Here is my recipe:

Pita bread
Sujuk meat (Damascene style)
Kashkawan cheese sliced
Cucumber pickle

Open the Pita bread into a pocket shape. Fill with a layer of sujuk and a slice of cheese. Grill in a sandwich maker or on flat griddle.

You can brush the bread with melted butter if you want it to crisp like in my second photo.

Serve with cucumber pickle on the side.

Simple as that!

Technical problems on the blog

As you noticed over the last week I have been updating the blog. New template, new layout and a colour theme through out. I hope you like the new look. Some old posts need updating still but I am working on it when I have free time. Very very slow process.

I also added the recipe list and the 101 Mezze series recipes in the right side column.

For some reason there was a technical problem so some people were not able to comment. I fixed it now (I hope I did!). So if you tried to leave a comment in the last week and you couldn't, I am sorry about that.

Hope to see all back and commenting again.

Sujuk, Damascene take on an Armenian sausage

Sujuk is another type of sausage introduced to the Syrian cuisine through the Armenian community. It is a strong tasting spicy sausage made usually from fatty beef mince or mixed beef and lamb. Similar versions with similar names are common in Turkey, Greece, Balkans, Bulgaria, Romania and all the way to Russia.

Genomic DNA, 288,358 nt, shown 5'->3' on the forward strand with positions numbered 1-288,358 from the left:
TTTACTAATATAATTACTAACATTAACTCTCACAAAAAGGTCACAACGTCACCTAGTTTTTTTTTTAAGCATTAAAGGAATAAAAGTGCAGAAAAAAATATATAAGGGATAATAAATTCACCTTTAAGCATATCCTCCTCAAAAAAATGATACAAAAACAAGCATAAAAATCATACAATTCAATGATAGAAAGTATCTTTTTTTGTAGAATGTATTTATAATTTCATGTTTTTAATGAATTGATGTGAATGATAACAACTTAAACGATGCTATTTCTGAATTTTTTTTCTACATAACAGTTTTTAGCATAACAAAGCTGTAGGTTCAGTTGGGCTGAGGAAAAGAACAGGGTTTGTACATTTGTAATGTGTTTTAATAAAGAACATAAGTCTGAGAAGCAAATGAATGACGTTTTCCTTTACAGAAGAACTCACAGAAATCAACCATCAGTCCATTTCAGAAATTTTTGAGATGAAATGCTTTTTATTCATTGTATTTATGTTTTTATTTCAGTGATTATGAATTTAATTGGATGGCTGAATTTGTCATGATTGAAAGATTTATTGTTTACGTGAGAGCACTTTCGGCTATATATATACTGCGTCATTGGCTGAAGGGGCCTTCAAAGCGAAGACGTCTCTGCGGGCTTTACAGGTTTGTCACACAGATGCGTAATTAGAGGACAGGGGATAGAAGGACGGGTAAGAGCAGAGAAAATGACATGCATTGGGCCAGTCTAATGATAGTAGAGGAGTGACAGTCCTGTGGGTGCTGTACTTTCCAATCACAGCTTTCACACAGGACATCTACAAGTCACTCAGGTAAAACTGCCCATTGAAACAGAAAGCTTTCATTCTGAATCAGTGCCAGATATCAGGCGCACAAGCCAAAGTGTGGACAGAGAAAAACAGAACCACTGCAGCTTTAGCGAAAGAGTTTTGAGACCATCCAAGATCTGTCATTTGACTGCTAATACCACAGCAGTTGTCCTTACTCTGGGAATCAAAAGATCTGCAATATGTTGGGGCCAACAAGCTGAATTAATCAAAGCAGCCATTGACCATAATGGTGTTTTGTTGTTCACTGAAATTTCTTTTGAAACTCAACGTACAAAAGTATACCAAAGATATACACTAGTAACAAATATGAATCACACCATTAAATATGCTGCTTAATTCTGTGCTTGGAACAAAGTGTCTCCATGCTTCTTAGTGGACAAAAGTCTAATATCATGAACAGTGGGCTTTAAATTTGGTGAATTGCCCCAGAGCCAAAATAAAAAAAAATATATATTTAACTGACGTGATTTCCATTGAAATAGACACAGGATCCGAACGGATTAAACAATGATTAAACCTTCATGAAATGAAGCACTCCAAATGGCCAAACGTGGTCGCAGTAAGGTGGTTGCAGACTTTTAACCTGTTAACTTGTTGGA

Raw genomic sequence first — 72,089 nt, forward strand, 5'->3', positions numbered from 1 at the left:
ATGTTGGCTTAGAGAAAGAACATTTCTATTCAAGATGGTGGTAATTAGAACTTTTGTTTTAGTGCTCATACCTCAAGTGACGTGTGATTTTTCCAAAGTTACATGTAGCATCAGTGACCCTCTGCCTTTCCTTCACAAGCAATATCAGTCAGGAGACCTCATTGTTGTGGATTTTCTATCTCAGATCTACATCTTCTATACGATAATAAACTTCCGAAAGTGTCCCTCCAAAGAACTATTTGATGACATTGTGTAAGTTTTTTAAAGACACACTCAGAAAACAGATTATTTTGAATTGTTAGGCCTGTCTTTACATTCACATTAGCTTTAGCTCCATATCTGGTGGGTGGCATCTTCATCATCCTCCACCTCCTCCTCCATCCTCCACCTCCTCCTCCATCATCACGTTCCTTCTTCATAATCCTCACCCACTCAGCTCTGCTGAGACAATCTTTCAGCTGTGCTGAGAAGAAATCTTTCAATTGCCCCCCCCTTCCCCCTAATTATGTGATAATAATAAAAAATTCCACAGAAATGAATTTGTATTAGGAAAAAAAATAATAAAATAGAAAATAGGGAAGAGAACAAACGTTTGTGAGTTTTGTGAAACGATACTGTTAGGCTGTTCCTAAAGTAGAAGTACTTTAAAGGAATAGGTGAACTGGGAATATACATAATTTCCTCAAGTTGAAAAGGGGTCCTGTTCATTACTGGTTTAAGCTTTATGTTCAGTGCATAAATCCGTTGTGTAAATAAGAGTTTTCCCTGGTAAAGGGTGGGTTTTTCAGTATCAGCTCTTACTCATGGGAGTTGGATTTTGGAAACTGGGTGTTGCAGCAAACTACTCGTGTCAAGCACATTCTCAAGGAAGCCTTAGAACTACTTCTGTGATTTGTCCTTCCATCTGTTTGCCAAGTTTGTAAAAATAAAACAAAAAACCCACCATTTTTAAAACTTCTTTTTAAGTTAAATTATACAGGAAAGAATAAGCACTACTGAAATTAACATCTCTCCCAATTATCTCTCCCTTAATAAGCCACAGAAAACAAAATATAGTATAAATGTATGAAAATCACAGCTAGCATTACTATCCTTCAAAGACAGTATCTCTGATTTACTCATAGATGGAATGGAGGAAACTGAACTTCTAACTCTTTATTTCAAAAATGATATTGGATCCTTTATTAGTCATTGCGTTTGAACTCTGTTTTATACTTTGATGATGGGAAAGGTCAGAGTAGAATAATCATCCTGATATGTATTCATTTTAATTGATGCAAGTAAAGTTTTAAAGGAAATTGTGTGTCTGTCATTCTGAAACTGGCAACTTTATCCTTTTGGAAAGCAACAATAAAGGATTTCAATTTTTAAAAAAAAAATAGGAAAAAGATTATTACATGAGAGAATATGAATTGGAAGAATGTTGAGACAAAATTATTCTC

Sujuk is usually a cooking sausage used in different types of stews and dishes. One of the most classic ways to eat it is fried with eggs for a hearty breakfast. I personally like to use it in a similar manner to Chorizo to make pasta or even paella. I find it works very well with sea food and white fish especially monkfish.

In the Levant this Armenian version of Sujuk is widely available in Lebanon and in Aleppo in northern Syria where a large Armenian community lives.